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I was reading the Wikipedia article on Inbreeding depression when I came across this:

Charles Darwin, through numerous experiments, was one of the first scientists to demonstrate the effects of inbreeding depression. Darwin had married his first cousin, Emma Wedgwood. He later became concerned that inbreeding within his own family would adversely affect the health of his own children. The Darwins had ten children, but three died before the age of ten. Of the surviving children, three of the six who had long-term marriages did not have any children.

The quote makes reference to the paper below:

"Was the Darwin/Wedgwood Dynasty Adversely Affected by Consanguinity?" Berra et al., Tim M.; Alvarez, Gonzalo; Ceballos, Francisco C. (2010) which is available in full via this link here.

The evidence for Darwin's concern is based solely on this quote:

“I have now six Boys!! & two girls; & it is the great drawback to my happiness, that they are not very robust; some of them seem to have inherited my detestable constitution” (Burkhardt and Smith 1991, p. 60).

So, here are my concerns about the quote above and also the multitude of news stories that were generated:

  • Does this paper provide proof of an in-breeding depression in Darwin's family?
  • Does the paper or any other reliable source provide proof that Darwin was concerned about the marriage to his cousin affecting the health of his children or descendants?
  • Is there any proof to suggest that in-breeding caused Darwin or one of Darwin's descendants to be barren, have frequently ill children or to have children that were unfit so as to die prior to 10 years of age?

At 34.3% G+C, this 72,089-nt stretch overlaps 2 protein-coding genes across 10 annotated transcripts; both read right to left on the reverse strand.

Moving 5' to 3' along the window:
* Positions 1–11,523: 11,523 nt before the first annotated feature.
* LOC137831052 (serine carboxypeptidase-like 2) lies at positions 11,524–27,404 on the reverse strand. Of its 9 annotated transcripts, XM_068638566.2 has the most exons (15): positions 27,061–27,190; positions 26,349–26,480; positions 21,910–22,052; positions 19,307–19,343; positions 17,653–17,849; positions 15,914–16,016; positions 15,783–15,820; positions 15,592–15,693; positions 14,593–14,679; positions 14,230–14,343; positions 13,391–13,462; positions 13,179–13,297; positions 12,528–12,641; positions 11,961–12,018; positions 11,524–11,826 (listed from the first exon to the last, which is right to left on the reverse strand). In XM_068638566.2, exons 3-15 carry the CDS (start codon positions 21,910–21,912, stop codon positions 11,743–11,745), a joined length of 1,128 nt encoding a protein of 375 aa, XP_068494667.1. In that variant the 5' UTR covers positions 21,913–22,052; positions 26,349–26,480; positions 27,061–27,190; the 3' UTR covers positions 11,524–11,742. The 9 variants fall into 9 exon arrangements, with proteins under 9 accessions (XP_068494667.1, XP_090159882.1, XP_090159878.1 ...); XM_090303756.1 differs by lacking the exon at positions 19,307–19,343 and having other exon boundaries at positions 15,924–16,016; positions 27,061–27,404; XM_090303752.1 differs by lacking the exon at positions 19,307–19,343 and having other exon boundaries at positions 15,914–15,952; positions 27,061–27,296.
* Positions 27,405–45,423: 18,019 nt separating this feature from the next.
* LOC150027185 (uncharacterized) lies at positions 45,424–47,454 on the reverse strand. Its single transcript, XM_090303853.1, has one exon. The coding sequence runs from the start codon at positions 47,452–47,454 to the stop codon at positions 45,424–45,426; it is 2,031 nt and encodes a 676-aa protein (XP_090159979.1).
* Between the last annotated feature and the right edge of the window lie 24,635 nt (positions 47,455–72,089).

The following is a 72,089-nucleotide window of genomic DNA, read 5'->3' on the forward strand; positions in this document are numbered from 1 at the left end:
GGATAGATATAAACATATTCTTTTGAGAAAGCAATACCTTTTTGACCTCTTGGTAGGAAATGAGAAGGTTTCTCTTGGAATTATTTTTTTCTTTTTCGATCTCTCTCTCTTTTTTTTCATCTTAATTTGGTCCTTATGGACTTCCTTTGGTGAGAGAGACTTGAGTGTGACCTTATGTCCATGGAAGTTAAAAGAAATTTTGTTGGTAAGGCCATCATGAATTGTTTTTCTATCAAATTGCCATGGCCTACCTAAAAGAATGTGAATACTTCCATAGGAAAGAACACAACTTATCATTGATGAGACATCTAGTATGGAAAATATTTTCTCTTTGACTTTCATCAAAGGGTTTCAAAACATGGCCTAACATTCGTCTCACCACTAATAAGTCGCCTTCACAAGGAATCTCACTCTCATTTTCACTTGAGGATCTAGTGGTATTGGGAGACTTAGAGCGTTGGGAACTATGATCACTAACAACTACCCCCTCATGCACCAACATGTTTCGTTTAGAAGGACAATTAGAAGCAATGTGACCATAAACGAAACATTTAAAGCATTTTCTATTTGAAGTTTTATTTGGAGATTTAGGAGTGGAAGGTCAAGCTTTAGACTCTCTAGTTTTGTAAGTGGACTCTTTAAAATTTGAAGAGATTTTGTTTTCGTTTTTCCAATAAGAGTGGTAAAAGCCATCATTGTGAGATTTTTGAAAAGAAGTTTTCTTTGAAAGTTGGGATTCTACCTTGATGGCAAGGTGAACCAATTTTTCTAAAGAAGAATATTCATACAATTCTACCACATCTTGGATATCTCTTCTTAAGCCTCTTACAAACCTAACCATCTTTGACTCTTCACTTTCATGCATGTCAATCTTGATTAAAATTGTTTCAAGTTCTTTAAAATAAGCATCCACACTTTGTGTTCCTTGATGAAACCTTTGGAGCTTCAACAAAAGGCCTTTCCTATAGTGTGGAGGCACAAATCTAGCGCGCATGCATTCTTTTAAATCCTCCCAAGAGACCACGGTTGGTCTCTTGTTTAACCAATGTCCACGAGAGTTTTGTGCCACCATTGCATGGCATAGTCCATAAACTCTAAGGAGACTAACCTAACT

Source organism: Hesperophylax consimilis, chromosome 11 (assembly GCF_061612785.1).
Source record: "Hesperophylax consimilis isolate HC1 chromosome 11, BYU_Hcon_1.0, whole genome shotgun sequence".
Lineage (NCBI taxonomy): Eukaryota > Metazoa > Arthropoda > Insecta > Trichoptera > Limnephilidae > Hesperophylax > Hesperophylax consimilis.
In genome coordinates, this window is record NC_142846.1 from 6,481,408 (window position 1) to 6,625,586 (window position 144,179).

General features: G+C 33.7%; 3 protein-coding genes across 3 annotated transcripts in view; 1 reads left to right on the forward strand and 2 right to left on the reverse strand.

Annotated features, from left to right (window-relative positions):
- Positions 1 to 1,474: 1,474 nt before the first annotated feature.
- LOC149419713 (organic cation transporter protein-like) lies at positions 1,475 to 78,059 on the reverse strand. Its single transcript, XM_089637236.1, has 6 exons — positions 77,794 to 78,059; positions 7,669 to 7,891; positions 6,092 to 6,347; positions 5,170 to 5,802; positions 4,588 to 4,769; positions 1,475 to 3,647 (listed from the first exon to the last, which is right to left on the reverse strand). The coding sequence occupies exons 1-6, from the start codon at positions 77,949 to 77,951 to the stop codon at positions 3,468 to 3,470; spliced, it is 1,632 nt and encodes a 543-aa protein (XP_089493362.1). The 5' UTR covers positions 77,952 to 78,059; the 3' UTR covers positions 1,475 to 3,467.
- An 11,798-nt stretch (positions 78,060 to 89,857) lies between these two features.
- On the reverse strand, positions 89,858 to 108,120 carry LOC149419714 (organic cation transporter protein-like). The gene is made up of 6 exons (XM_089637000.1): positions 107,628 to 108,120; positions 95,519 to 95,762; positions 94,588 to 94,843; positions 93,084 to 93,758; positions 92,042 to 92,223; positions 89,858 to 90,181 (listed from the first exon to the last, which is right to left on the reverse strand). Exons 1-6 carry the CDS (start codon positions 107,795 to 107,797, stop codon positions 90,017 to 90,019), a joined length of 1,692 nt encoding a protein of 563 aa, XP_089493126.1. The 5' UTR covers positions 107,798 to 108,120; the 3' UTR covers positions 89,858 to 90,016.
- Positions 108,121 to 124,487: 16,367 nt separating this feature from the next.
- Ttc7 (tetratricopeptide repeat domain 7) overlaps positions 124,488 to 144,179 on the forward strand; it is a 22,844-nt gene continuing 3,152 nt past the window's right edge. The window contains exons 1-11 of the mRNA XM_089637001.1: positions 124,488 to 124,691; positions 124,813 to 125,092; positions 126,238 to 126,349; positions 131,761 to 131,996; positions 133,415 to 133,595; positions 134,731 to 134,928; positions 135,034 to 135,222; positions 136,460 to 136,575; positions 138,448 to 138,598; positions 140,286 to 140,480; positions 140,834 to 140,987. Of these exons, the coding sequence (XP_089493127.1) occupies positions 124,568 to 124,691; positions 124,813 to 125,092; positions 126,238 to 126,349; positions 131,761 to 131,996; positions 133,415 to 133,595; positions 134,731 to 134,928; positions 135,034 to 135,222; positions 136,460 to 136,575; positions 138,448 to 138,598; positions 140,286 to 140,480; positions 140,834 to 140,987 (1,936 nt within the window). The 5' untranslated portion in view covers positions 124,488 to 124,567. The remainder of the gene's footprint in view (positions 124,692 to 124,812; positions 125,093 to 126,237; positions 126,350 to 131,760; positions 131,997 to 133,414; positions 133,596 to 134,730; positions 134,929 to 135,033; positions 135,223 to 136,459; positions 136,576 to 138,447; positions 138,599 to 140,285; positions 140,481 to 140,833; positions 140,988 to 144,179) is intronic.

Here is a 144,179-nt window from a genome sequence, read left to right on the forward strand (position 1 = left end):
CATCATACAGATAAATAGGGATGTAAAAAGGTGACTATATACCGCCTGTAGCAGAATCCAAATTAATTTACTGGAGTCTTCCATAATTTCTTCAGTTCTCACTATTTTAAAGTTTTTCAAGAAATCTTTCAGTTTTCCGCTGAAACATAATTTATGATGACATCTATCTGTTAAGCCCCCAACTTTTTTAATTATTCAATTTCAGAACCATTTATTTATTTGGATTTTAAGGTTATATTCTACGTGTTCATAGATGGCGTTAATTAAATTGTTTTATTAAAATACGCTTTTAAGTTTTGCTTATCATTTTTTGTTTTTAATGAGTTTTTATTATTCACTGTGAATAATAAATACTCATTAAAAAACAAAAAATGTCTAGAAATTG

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1 Answer 1

Related question with some general info about inbreeding: Does inbreeding cause severe birth defects?

Inbreeding is dangerous because it increases the chances of homozygosity, which means that for a particular gene, identical alleles of the gene are present on both homologous chromosomes. Those individuals result of the inbreeding have more chances of having recessive or deleterious traits.

In Darwin's case in particular, the authors calculated the coefficient of inbreeding for his children, which was F 5 0.0630 (more than 6% of their autosomal genome is expected to be homozygous). This is a moderate value. According to the letters and the genetic analysis of 25 Darwin/Wedgwood families belonging to four consecutive generations, there is a statistically significant positive association between child mortality (death at or before the age of 10 years) and inbreeding coefficient.

Three of Charles Darwin's six children with long-term marriage history suffered from infertility (Golubovsky). One of them died of tuberculosis, and it is suggested (Lyons) that inbreeding increases risk of tuberculosis infection as well as invasive bacterial diseases (cause of death of his last child, Charles Waring) in humans.

The high childhood mortality might be a result of increased homozygosity of deleterious recessive alleles produced by the consanguineous marriages within the Darwin/Wedgwood dynasty. Darwin's children had an increased risk of suffering the effects of detrimental recessive alleles.

Darwin's children had a relatively high coefficient of inbreeding, so the risk of negative traits was higher for them. The high child mortality in his family could most likely had been caused by detrimental recessive alleles product of inbreeding.

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